Institutionalisation of Childhood: Possibilities and Risks
We are at a historical moment where it becomes urgent to raise the question: What are the possibilities for institutions created for children and young people? The historical process of the institutionalisation of childhood is in a period of intensification, as children enter institutions at ever earlier ages and remain in them for longer periods. This intensification presents great opportunities but also involves many risks since, as Foucault reminds us, everything is dangerous. A particular set of risks are produced from the increasing dominance of a particular discourse about early childhood. The dominant discourse threatens us with what Santos (2004) refers to as 'hegemonic globalisation', that is the successful globalisation of a particular local and culturally-specific discourse to the point that it makes universal truth claims and 'localises' all rival discourses.
What Is This Dominant Discourse?
The early childhood field is increasingly dominated by one particularly strong narrative, an Anglo-American narrative spoken in the English language, located in a liberal political and economic context, and dominated by certain disciplinary perspectives, in particular psychology, management and economics. This narrative has a distinct vocabulary, in which terms such as 'development,' 'quality' and 'outcomes' are prominent. Such terms generate particular problems, questions, and methods. The narrative is inscribed with the values and assumptions of modernity, for example objectivity, mastery, and universality, and with particular understandings of childhood, learning, evaluation, and so on.
The Anglo-American narrative is, if you will, a regime of truth about early childhood education and care as a technology for social stability and economic success. Early childhood institutions are understood first and foremost, as places of technical practice. Their workforce is seen as technicians, and young children as redemptive agents to be programmed to become a solution to certain problems arising from highly competitive market capitalism. This truth regime is highly instrumental and calculative in rationality, demonstrating a will to know or grasp the child by placing her within totalising systems of scientific theory and their attendant technologies and classifications. As a result of the dominant narrative, a public policy is produced which (as Prout observes) emphasises control, regulation, and surveillance (Prout, 2000).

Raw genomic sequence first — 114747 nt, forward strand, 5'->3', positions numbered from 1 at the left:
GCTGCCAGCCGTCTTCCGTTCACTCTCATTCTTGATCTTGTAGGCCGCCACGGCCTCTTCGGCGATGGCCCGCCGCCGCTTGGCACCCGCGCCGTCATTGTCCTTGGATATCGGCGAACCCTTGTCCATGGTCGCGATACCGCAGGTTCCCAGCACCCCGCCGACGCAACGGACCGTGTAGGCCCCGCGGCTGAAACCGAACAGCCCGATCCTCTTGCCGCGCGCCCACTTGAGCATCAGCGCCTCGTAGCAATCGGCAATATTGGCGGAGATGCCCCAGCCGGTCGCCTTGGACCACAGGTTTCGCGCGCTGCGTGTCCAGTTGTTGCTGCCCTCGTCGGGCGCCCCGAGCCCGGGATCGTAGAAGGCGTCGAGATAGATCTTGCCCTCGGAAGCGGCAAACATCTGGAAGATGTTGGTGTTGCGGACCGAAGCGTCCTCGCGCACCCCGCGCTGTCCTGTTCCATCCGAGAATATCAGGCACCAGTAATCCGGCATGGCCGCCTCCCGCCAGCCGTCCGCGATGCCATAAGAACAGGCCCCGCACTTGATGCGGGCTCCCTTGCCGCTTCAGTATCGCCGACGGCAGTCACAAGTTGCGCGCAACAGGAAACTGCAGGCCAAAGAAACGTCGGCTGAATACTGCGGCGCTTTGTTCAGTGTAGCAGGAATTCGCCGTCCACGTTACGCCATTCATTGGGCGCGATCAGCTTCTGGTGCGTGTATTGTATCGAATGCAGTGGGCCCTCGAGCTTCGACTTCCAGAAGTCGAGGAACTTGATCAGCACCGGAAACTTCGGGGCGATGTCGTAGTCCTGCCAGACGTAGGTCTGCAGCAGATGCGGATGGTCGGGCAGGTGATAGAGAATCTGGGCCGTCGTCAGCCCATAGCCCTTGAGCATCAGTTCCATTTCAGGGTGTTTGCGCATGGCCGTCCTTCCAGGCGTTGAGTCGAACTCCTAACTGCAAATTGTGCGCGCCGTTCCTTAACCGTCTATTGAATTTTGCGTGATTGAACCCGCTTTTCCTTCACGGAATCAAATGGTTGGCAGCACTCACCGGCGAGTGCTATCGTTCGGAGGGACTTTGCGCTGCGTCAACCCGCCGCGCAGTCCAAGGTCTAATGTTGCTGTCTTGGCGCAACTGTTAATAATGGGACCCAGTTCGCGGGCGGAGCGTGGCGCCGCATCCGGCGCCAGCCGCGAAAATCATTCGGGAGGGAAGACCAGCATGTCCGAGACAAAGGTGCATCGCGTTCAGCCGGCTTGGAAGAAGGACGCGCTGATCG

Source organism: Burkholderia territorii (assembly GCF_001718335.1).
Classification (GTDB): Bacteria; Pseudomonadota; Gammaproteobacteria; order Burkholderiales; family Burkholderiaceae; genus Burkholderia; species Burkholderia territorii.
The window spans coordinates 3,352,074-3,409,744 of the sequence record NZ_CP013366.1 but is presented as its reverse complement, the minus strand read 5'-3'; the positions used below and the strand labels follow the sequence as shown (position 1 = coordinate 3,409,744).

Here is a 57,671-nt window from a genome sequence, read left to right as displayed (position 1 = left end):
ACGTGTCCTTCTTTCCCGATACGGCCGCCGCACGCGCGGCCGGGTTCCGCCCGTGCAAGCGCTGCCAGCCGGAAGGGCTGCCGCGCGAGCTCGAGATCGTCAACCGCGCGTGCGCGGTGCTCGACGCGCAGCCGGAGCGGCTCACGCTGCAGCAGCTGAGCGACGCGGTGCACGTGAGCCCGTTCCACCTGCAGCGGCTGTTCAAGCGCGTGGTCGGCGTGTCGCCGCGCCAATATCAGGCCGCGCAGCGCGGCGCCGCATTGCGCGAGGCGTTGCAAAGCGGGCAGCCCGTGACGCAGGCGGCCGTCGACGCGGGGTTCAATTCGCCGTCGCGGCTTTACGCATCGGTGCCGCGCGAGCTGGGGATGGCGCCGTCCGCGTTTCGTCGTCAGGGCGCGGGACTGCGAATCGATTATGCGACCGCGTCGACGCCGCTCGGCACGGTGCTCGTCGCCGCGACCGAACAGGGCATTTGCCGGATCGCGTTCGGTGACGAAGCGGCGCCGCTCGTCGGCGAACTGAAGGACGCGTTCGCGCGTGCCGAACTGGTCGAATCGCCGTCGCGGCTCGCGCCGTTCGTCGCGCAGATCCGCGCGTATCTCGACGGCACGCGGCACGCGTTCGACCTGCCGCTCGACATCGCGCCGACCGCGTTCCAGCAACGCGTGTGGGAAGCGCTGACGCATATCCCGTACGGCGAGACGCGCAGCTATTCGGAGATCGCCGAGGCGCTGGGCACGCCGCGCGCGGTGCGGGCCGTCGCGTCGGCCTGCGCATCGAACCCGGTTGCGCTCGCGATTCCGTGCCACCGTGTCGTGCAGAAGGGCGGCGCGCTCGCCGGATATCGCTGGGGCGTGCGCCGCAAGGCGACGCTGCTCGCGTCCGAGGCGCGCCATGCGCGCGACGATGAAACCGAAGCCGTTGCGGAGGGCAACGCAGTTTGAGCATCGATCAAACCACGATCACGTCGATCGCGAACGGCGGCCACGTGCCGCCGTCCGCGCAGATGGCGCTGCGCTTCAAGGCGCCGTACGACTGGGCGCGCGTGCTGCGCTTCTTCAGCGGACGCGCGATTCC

It seems to me that the task confronting critical thinkers in early childhood today is to put a stutter in this dominant discourse, by denaturalising it and showing that it is not a necessity but a choice, or in Foucault's words,
to show that things are not as self-evident as one believed, to see
that which is accepted as self-evident will no longer be accepted
as such ... since as soon as one can no longer think things as one
formerly thought them, transformation becomes both very urgent,
very difficult and quite possible. (1988: p.155)
An important part of the denaturalisation process is to offer other possibilities, other ways of thinking about institutions and the children within them, and other ways of practicing pedagogical work: in short, to proliferate a multiplicity of discourses.
The Rich Child and Children's Spaces: An Other Discourse
In my work over the last 10 years with a number of colleagues, I have been trying to create an other discourse through imagining an other possibility. I stress 'an' other, since it is important to try and resist replacing one dominant discourse, one narrative of necessity with another. That possibility starts from an image of the child: as an active subject, a multi-lingual creator of knowledge and identity from birth, connected in relations of interdependency with other children and adults, a citizen with rights, overall what Malaguzzi termed a 'rich child. …